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Webinar series on Methane Emissions

First webinar:

Can satellite and other aerial measurements make a difference in reducing methane emissions?

This online event introduces the potential of satellites and other aerial measurement methods in detection, measurement, and abatement of methane emissions with a focus on technical potential, cost-effectiveness and the potential for widespread use.   


The event moderated by Andris Piebalgs (FSR) will aim to achieve a wide representation of interested parties. The invited speakers and participants will include actors from regulatory bodies, industry, national and international organisations.

Now Live!


Monday 1 June

15.00- 15.05     Welcome

Andris Piebalgs | Florence School of Regulation/RSCAS/EUI

15.05 – 15.20    Introductory remarks:

Jonathan Banks | Clean Air Task Force

15.20 – 15.50   Roundtable 1: The Technology perspective

Stephen Conley | Scientific Aviation

Steven Hamburg | Environmental Defense Fund

Ilse Aben | SRON Netherlands Institute for Space Research, Vrije Universiteit Amsterdam

Guiding questions:

  • How could aerial and other emerging measurement technologies contribute to the reduction of methane emissions?
  • What is the best way to use the gathered data?
  • What are the current and future capabilities of satellite measurements? What are their limitations?

15.50 – 16.05   Q&A with the audience

16.05 – 16.35     Roundtable 2: The Cost-efficiency and opportunities for a broad use

Antoine Rostand | Kayrros

Francisco del la Flor | Enagas

Paul Balcombe | Queen Mary University of London

Guiding questions

  • What are the opportunities for a broad use of those technologies?
  • How can aerial and satellite measurements interact with other methane data streams (e.g. company reporting) and methods (e.g. tower measurements, cameras, etc.)?
  • Can third-party tracking of emissions incentivise action from oil and gas companies?

16.35   – 16.45 Q&A with the audience

16.45 – 17.00  Concluding remarks

Stephanie Saunier | Carbon Limits

Andris Piebalgs | Florence School of Regulation/RSCAS/EUI


 Watch with us:


On 15th of January 2020 the International Energy Agency (IEA), in collaboration with Florence School of Regulation (FSR), the United Nations Environment Program (UNEP) and Methane Guiding Principles partners, organized a workshop in Paris dedicated to overcoming the challenge of addressing methane emissions from the oil and gas sector through sound methane policies and regulations. The meeting was instrumental in gathering around one table a global network of methane policy and regulatory experts to share experiences and best practices for driving methane emissions reductions.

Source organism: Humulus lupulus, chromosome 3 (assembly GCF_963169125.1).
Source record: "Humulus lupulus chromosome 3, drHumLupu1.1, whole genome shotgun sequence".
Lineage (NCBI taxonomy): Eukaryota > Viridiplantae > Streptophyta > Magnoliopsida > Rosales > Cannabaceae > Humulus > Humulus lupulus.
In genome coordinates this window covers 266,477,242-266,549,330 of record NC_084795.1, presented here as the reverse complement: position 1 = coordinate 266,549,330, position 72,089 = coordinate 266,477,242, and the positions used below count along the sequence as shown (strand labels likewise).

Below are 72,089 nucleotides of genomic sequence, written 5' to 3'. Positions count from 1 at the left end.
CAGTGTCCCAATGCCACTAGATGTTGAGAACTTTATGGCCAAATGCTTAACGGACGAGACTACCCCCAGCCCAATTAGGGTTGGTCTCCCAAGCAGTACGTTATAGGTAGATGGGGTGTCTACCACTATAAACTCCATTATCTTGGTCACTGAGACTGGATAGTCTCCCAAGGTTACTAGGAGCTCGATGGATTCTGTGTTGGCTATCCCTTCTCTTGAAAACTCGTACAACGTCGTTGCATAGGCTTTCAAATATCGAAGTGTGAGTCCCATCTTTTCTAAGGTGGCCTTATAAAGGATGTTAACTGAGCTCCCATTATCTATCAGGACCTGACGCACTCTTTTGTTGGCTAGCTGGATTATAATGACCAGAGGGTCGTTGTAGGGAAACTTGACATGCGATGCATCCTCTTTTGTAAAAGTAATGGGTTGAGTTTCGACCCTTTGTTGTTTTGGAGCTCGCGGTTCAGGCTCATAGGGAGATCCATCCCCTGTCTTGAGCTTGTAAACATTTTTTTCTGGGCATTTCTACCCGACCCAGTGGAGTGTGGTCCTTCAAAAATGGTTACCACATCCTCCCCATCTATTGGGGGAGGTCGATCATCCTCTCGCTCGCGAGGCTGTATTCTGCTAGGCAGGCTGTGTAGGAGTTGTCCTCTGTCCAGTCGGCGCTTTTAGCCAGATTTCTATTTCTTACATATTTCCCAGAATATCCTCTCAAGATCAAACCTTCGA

One of the major topics that emerged during the Paris workshop was the role of new technologies, especially satellite and aircraft-based instruments, in methane emissions mitigation. These technologies provide top-down emissions data that can supplement and reinforce measurements on the ground. Remote measurement can spot super-emitters, provide accurate and continuously updated data and show plumes of methane in higher resolution than ever before.

A growing number of satellite projects have recently been set in motion. In October 2017, the European Space Agency (ESA) launched the Tropospheric Monitoring Instrument (TROPOMI), GHGSat Inc., and Environmental Defense Fund will launch MethaneSAT in 2022, both of which will measure methane emissions globally. Furthermore, the accuracy and coverage of those readings is expected to ameliorate with the ESA preparing the launch of the Sentinel 5 satellite, and GHGSat planning to set in motion additional satellites.

With this influx of new aerial and satellite data, stakeholders must consider how to use this data in the most efficient way to drive meaningful methane reductions, including how best to integrate this top-down data with existing bottom-up measurement technology.


Join the discussion on Twitter

@FSR_Energy #FSRGas #reducemethane

Learn More

Watch the recording:

Online debate: How important should methane emissions be in the Green Deal Strategy?

Listen to the podcast:

US Methane emissions regulations | Interview with Robert L. Kleinberg

Read the FSR Policy Brief:

Methane Emission Reduction – An Important Step in Strengthening the Sustainability Dimension in Gas Network Companies, by M. Olczak and A. Piebalgs

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